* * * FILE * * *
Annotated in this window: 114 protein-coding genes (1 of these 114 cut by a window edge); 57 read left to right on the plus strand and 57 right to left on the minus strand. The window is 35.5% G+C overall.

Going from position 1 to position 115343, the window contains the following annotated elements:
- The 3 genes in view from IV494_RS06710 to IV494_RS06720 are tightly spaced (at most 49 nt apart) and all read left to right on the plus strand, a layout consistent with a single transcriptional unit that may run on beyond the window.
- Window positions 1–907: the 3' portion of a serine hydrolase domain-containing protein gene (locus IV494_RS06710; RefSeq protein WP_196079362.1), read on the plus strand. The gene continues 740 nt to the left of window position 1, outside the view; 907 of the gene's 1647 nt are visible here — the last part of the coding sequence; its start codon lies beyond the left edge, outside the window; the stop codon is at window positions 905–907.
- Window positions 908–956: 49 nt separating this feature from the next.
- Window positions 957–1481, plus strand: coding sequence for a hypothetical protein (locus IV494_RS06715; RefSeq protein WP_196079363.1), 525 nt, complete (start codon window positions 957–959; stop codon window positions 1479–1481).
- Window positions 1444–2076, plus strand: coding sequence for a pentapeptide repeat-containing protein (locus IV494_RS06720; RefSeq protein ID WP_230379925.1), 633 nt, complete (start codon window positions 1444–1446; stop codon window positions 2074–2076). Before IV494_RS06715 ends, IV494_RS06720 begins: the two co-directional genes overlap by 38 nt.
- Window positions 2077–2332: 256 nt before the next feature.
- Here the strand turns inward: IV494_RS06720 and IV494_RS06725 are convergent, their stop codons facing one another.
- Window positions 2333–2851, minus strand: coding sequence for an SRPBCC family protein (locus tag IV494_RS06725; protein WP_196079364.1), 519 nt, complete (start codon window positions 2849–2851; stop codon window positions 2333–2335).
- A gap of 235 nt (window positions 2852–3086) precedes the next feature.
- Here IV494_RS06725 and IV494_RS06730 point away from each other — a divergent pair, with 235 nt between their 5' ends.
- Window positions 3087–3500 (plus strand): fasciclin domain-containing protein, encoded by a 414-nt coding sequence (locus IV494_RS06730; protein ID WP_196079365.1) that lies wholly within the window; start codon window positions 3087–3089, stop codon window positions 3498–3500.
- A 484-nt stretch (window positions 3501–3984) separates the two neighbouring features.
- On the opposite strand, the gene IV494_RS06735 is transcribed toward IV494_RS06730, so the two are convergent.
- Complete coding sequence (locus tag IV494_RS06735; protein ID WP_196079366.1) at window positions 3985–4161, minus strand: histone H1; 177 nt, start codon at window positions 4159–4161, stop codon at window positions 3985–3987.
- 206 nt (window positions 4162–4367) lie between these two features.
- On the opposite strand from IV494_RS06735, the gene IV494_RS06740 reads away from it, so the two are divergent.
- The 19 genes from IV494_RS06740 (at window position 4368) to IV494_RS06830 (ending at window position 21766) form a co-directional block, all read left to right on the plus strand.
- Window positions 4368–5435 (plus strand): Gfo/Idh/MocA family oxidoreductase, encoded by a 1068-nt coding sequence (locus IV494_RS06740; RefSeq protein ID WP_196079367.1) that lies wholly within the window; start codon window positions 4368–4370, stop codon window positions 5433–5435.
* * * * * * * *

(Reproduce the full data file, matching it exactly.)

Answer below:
Annotated in this window: 114 protein-coding genes (1 of these 114 cut by a window edge); 57 read left to right on the plus strand and 57 right to left on the minus strand. The window is 35.5% G+C overall.

Going from position 1 to position 115343, the window contains the following annotated elements:
- The 3 genes in view from IV494_RS06710 to IV494_RS06720 are tightly spaced (at most 49 nt apart) and all read left to right on the plus strand, a layout consistent with a single transcriptional unit that may run on beyond the window.
- Window positions 1–907: the 3' portion of a serine hydrolase domain-containing protein gene (locus IV494_RS06710; RefSeq protein WP_196079362.1), read on the plus strand. The gene continues 740 nt to the left of window position 1, outside the view; 907 of the gene's 1647 nt are visible here — the last part of the coding sequence; its start codon lies beyond the left edge, outside the window; the stop codon is at window positions 905–907.
- Window positions 908–956: 49 nt separating this feature from the next.
- Window positions 957–1481, plus strand: coding sequence for a hypothetical protein (locus IV494_RS06715; RefSeq protein WP_196079363.1), 525 nt, complete (start codon window positions 957–959; stop codon window positions 1479–1481).
- Window positions 1444–2076, plus strand: coding sequence for a pentapeptide repeat-containing protein (locus IV494_RS06720; RefSeq protein ID WP_230379925.1), 633 nt, complete (start codon window positions 1444–1446; stop codon window positions 2074–2076). Before IV494_RS06715 ends, IV494_RS06720 begins: the two co-directional genes overlap by 38 nt.
- Window positions 2077–2332: 256 nt before the next feature.
- Here the strand turns inward: IV494_RS06720 and IV494_RS06725 are convergent, their stop codons facing one another.
- Window positions 2333–2851, minus strand: coding sequence for an SRPBCC family protein (locus tag IV494_RS06725; protein WP_196079364.1), 519 nt, complete (start codon window positions 2849–2851; stop codon window positions 2333–2335).
- A gap of 235 nt (window positions 2852–3086) precedes the next feature.
- Here IV494_RS06725 and IV494_RS06730 point away from each other — a divergent pair, with 235 nt between their 5' ends.
- Window positions 3087–3500 (plus strand): fasciclin domain-containing protein, encoded by a 414-nt coding sequence (locus IV494_RS06730; protein ID WP_196079365.1) that lies wholly within the window; start codon window positions 3087–3089, stop codon window positions 3498–3500.
- A 484-nt stretch (window positions 3501–3984) separates the two neighbouring features.
- On the opposite strand, the gene IV494_RS06735 is transcribed toward IV494_RS06730, so the two are convergent.
- Complete coding sequence (locus tag IV494_RS06735; protein ID WP_196079366.1) at window positions 3985–4161, minus strand: histone H1; 177 nt, start codon at window positions 4159–4161, stop codon at window positions 3985–3987.
- 206 nt (window positions 4162–4367) lie between these two features.
- On the opposite strand from IV494_RS06735, the gene IV494_RS06740 reads away from it, so the two are divergent.
- The 19 genes from IV494_RS06740 (at window position 4368) to IV494_RS06830 (ending at window position 21766) form a co-directional block, all read left to right on the plus strand.
- Window positions 4368–5435 (plus strand): Gfo/Idh/MocA family oxidoreductase, encoded by a 1068-nt coding sequence (locus IV494_RS06740; RefSeq protein ID WP_196079367.1) that lies wholly within the window; start codon window positions 4368–4370, stop codon window positions 5433–5435.